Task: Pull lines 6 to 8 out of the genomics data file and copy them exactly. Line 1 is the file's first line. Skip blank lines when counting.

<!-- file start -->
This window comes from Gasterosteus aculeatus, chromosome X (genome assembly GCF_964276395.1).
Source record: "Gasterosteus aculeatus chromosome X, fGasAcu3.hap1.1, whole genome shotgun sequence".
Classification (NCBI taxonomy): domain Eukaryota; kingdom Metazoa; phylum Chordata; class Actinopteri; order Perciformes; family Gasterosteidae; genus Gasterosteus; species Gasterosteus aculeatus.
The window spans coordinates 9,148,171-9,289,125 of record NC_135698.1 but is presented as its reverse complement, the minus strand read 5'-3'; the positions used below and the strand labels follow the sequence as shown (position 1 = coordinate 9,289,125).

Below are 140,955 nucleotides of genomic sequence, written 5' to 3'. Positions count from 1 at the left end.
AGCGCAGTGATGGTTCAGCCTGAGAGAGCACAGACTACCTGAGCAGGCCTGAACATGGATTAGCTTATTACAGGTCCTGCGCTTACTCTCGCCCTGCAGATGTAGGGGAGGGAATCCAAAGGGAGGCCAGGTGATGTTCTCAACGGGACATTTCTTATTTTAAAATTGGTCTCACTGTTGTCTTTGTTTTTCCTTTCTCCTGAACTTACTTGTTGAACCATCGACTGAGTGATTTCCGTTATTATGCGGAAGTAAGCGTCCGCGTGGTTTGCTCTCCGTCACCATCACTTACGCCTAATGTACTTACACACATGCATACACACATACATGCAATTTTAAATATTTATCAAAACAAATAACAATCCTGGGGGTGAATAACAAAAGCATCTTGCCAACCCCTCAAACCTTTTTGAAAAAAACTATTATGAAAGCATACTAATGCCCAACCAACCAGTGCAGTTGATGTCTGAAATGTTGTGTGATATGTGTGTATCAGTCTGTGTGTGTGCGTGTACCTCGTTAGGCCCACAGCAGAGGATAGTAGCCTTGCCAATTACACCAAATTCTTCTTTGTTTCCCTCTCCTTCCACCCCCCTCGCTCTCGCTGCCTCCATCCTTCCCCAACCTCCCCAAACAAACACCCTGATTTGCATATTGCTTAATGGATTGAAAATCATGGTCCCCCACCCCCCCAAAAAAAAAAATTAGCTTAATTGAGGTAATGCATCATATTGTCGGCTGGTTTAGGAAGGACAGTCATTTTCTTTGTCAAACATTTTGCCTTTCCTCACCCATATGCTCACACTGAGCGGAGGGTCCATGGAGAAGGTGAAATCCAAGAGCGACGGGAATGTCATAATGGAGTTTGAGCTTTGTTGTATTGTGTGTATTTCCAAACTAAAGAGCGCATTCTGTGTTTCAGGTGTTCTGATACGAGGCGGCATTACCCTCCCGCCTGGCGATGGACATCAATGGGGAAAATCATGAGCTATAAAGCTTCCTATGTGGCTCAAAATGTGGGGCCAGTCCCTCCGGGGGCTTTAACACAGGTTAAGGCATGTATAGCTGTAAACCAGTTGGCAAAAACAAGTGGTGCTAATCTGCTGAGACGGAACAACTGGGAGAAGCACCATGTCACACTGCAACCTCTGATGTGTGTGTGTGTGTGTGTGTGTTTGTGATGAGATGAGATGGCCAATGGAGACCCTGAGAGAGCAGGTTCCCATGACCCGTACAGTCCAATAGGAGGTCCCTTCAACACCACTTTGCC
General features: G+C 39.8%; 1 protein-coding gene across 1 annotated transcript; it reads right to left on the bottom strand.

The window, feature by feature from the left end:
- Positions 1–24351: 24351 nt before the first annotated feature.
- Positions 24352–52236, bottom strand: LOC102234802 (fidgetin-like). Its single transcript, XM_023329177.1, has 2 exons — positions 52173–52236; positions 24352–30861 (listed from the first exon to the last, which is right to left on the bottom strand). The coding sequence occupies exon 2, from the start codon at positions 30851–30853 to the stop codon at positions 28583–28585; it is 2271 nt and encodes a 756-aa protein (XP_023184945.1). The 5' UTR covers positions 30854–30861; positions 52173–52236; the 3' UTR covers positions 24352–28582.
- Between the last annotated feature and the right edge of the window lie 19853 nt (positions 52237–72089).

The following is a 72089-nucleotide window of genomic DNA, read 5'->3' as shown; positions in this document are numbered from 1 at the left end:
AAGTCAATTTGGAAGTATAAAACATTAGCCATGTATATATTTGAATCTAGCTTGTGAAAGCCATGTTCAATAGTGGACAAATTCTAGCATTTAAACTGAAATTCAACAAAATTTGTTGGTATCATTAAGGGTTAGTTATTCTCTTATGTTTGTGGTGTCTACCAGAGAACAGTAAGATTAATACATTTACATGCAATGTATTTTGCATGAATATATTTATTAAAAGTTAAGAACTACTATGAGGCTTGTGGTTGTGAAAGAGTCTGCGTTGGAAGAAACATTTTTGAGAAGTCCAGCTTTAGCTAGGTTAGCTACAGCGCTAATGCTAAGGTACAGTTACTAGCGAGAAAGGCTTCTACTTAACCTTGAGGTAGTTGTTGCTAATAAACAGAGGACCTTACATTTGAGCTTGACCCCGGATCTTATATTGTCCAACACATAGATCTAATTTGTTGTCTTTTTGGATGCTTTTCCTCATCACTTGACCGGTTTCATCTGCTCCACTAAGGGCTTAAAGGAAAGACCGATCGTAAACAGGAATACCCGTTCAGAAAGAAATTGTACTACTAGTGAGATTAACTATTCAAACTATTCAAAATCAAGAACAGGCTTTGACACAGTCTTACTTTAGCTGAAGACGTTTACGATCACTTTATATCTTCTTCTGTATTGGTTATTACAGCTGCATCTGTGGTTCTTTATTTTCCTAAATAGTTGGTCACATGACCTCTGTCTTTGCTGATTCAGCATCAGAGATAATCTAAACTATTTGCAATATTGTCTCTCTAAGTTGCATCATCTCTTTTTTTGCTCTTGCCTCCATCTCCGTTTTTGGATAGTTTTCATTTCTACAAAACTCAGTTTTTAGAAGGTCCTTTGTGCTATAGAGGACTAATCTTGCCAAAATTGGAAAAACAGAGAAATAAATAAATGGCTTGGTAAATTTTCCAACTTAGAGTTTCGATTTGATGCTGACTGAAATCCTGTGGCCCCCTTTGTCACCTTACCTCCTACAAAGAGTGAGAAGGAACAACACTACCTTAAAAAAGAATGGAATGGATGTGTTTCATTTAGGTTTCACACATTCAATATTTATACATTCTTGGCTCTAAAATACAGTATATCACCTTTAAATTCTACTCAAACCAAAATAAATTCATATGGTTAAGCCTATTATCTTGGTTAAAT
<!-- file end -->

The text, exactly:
AGCGCAGTGATGGTTCAGCCTGAGAGAGCACAGACTACCTGAGCAGGCCTGAACATGGATTAGCTTATTACAGGTCCTGCGCTTACTCTCGCCCTGCAGATGTAGGGGAGGGAATCCAAAGGGAGGCCAGGTGATGTTCTCAACGGGACATTTCTTATTTTAAAATTGGTCTCACTGTTGTCTTTGTTTTTCCTTTCTCCTGAACTTACTTGTTGAACCATCGACTGAGTGATTTCCGTTATTATGCGGAAGTAAGCGTCCGCGTGGTTTGCTCTCCGTCACCATCACTTACGCCTAATGTACTTACACACATGCATACACACATACATGCAATTTTAAATATTTATCAAAACAAATAACAATCCTGGGGGTGAATAACAAAAGCATCTTGCCAACCCCTCAAACCTTTTTGAAAAAAACTATTATGAAAGCATACTAATGCCCAACCAACCAGTGCAGTTGATGTCTGAAATGTTGTGTGATATGTGTGTATCAGTCTGTGTGTGTGCGTGTACCTCGTTAGGCCCACAGCAGAGGATAGTAGCCTTGCCAATTACACCAAATTCTTCTTTGTTTCCCTCTCCTTCCACCCCCCTCGCTCTCGCTGCCTCCATCCTTCCCCAACCTCCCCAAACAAACACCCTGATTTGCATATTGCTTAATGGATTGAAAATCATGGTCCCCCACCCCCCCAAAAAAAAAAATTAGCTTAATTGAGGTAATGCATCATATTGTCGGCTGGTTTAGGAAGGACAGTCATTTTCTTTGTCAAACATTTTGCCTTTCCTCACCCATATGCTCACACTGAGCGGAGGGTCCATGGAGAAGGTGAAATCCAAGAGCGACGGGAATGTCATAATGGAGTTTGAGCTTTGTTGTATTGTGTGTATTTCCAAACTAAAGAGCGCATTCTGTGTTTCAGGTGTTCTGATACGAGGCGGCATTACCCTCCCGCCTGGCGATGGACATCAATGGGGAAAATCATGAGCTATAAAGCTTCCTATGTGGCTCAAAATGTGGGGCCAGTCCCTCCGGGGGCTTTAACACAGGTTAAGGCATGTATAGCTGTAAACCAGTTGGCAAAAACAAGTGGTGCTAATCTGCTGAGACGGAACAACTGGGAGAAGCACCATGTCACACTGCAACCTCTGATGTGTGTGTGTGTGTGTGTGTGTTTGTGATGAGATGAGATGGCCAATGGAGACCCTGAGAGAGCAGGTTCCCATGACCCGTACAGTCCAATAGGAGGTCCCTTCAACACCACTTTGCC
General features: G+C 39.8%; 1 protein-coding gene across 1 annotated transcript; it reads right to left on the bottom strand.

The window, feature by feature from the left end: